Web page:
Binance CEO Lambasts Google for Promoting Crypto Phishing, Scam Sites
Google, despite its oversight on potentially risky crypto websites, has not been able to get rid of them from search that is exposing people to financial exploits on a daily basis. This allegation against Google has been raised by Changpeng Zhao, the CEO of US-based Binance crypto exchange. As per Zhao, phishing sites tagged as advertisements showed up on Google Search when a search for the CoinMarketCap website was triggered by him earlier this week. Gadgets 360 did not encounter the issue and cannot hence confirm Zhao’s claims.
The 45-year-old crypto mogul shared a screenshot of his Google search on Twitter and wrote that his team is trying to get in touch with Google to flag the issue.
Google displays phishing sites when users search CMC. This affects users adding smart contract addresses to MetaMask using these phishing sites. We are trying to contact Google for this, and in the meantime alerting users about this through social channels. pic.twitter.com/3q4860Jl4H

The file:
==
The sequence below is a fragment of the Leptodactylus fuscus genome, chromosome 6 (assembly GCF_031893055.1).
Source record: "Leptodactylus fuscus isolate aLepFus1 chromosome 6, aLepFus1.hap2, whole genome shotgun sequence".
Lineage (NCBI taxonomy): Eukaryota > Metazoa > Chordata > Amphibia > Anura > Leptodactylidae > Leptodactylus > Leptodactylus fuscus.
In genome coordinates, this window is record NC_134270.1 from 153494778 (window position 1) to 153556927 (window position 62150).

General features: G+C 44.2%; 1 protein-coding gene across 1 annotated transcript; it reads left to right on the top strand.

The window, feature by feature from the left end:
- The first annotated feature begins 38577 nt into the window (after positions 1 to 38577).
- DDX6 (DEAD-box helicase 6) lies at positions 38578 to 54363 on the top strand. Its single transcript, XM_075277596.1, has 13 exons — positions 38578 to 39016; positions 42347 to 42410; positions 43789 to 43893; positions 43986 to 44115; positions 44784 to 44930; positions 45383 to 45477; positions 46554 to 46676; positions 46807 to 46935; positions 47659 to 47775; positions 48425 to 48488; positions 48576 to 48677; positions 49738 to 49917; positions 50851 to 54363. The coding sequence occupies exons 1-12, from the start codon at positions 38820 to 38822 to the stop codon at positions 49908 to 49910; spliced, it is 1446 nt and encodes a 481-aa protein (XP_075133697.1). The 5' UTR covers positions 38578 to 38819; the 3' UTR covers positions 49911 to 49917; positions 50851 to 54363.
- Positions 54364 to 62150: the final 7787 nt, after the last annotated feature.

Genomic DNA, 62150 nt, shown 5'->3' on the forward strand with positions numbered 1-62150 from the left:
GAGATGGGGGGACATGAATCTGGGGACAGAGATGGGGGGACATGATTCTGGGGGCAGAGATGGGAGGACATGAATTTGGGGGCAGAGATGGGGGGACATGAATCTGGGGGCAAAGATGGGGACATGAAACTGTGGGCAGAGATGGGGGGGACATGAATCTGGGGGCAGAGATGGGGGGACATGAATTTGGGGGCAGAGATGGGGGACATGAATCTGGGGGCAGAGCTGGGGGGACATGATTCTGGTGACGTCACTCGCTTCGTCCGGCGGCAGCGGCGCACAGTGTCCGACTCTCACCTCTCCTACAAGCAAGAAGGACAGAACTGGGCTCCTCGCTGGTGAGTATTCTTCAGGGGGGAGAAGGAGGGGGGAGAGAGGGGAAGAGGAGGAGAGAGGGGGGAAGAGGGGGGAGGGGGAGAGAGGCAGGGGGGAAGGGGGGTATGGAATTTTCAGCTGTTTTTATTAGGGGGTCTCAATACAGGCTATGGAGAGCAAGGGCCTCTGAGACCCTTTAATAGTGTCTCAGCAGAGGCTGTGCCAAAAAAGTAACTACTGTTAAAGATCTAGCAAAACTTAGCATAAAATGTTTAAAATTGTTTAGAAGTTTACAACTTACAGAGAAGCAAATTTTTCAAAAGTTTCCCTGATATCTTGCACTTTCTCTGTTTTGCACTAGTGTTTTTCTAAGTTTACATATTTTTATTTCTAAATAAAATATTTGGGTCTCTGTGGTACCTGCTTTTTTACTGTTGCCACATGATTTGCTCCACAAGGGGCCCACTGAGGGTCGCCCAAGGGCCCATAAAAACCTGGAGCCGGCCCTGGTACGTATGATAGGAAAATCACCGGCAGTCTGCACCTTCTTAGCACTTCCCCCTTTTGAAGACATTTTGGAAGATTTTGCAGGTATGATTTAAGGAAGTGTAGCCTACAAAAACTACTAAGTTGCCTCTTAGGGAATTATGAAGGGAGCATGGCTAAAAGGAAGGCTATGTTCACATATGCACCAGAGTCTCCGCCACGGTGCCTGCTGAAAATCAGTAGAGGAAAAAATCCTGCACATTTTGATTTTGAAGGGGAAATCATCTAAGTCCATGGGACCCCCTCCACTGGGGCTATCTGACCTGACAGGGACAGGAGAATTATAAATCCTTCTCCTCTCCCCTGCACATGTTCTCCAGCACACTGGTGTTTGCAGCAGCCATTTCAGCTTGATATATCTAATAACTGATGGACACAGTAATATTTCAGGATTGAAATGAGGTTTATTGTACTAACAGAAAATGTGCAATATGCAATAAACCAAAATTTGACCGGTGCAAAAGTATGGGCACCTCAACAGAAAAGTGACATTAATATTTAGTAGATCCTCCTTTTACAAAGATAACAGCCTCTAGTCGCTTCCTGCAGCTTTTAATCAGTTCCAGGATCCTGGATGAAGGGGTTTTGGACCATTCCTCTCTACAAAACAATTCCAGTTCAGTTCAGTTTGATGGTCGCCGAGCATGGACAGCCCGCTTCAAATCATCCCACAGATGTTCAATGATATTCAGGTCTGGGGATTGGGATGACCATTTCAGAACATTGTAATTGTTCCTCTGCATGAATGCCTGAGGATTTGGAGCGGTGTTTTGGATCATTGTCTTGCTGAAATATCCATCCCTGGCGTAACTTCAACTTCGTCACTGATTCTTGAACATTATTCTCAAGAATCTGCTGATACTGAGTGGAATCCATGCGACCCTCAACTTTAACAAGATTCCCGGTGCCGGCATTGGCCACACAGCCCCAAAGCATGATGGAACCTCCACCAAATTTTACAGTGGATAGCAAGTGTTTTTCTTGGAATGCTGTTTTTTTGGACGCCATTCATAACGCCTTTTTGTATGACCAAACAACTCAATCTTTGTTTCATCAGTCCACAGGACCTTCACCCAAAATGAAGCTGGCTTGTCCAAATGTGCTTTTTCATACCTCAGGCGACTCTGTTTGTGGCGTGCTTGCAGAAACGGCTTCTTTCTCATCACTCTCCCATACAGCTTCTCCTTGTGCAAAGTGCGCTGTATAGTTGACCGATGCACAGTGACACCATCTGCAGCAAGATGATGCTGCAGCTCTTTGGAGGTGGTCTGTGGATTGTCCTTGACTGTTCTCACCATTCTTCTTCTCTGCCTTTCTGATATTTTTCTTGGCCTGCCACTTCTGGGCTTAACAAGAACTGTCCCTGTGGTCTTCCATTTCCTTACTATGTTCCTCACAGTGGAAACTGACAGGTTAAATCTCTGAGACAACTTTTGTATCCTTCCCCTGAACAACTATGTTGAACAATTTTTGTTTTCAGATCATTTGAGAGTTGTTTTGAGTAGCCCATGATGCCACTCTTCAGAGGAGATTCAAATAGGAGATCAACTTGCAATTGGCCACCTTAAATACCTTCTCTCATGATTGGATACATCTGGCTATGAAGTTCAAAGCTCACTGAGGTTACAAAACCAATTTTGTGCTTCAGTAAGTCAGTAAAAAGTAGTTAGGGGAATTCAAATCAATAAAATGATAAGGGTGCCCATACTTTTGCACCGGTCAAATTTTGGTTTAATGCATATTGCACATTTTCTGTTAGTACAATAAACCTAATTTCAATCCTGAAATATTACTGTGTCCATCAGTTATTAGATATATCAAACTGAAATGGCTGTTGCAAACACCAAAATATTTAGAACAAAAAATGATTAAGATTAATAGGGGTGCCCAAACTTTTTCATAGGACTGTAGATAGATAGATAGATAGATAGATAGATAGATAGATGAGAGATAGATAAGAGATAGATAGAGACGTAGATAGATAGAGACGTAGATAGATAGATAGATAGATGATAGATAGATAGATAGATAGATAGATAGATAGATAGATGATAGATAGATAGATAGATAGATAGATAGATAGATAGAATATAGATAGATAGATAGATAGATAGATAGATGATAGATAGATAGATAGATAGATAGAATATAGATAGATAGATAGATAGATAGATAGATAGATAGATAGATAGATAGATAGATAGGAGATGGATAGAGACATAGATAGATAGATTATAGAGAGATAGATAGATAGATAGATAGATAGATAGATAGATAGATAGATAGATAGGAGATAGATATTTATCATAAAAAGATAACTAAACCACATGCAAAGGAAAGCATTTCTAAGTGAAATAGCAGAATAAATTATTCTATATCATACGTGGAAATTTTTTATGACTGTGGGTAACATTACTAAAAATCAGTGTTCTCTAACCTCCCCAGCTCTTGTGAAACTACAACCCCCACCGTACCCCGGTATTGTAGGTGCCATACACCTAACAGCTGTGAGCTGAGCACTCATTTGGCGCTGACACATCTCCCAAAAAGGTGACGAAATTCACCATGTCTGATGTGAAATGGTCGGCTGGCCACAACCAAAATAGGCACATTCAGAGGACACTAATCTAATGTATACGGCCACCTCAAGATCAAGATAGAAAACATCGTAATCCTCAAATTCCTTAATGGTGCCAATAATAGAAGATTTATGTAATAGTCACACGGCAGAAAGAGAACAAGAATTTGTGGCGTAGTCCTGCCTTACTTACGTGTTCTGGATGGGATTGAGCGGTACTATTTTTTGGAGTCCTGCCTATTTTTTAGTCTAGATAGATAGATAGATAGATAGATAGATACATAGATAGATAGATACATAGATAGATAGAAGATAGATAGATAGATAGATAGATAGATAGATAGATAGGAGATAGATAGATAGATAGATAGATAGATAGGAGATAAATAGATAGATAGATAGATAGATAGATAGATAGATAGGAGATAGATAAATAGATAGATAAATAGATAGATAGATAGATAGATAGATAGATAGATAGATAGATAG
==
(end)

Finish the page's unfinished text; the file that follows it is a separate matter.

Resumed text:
— CZ :large_orange_diamond: Binance (@cz_binance) October 27, 2022
CoinMarketCap is a crypto data aggregator that was acquired by Binance back in 2020. The website tracks real-time movement of crypto assets while maintaining records and histories of each asset.
Since a large chunk of the global crypto community turns to CoinMarketCap for their investment-related decisions, Zhao said, its essential that Google tackles the display of wrongful scam sites that appear on search for CoinMarketCap.
Google as of now, has not commented on Zhao’s concerns.
Off late, several reports of phishing scams targeting unsuspecting crypto investors have made it to the headlines. A recent report by BanklessTimes had claimed that US-based crypto investors lost over $1 billion (roughly Rs. 8,000 crore) in total to scam and phishing sites.
In the backdrop of these financial risks, Google has been taking efforts to ensure that people do not fall prey to hackers swarming to the cryptosphere. Last year, Google Play removed eight deceptive cryptocurrency apps after they were discovered to be crypto scam apps.
In fact, in July this year, Apple and Google received letters from US lawmakers, asking for details on crypto-related apps that are available on the App Store and Play Store respectively. In these letters, Senator Sherrod Brown, the chair of the Senate Banking Committee also asked the companies to provide information on the ways they tackle potentially dangerous apps that may be promoting crypto scams.